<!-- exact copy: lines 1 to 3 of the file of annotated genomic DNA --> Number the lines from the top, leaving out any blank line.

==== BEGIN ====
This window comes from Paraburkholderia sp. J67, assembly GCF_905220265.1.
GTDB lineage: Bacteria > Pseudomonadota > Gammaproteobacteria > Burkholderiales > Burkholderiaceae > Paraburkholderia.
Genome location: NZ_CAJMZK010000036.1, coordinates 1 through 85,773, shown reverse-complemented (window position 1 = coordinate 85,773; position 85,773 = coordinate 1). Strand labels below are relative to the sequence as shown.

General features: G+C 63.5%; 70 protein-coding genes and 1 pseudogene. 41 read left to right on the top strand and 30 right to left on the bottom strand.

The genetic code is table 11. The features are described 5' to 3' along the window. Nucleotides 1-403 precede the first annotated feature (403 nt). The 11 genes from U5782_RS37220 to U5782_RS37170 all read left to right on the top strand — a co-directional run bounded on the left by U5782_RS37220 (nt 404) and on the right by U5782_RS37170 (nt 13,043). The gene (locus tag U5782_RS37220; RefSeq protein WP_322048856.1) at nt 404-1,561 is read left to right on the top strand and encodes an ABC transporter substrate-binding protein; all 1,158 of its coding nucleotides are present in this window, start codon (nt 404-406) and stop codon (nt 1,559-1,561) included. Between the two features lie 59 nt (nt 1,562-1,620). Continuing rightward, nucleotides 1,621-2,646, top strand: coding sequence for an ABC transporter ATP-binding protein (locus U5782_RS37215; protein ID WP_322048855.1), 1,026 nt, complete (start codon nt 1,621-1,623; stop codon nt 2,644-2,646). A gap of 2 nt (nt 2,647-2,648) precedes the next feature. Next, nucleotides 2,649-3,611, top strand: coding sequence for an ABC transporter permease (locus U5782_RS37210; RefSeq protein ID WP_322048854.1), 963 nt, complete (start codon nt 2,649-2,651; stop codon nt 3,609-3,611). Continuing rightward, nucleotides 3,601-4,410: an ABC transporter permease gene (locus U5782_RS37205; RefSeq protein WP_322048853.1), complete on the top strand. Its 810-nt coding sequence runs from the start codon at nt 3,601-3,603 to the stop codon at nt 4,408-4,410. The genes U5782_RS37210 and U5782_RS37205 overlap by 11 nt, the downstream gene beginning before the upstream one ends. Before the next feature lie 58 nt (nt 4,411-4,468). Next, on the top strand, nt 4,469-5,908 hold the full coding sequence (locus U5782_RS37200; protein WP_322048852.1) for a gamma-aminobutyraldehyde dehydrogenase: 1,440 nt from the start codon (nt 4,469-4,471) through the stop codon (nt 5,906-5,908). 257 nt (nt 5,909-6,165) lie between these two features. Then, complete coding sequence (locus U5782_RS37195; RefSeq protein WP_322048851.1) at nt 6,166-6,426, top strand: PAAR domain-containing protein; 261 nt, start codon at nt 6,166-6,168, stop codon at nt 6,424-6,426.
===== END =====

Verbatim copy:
This window comes from Paraburkholderia sp. J67, assembly GCF_905220265.1.
GTDB lineage: Bacteria > Pseudomonadota > Gammaproteobacteria > Burkholderiales > Burkholderiaceae > Paraburkholderia.
Genome location: NZ_CAJMZK010000036.1, coordinates 1 through 85,773, shown reverse-complemented (window position 1 = coordinate 85,773; position 85,773 = coordinate 1). Strand labels below are relative to the sequence as shown.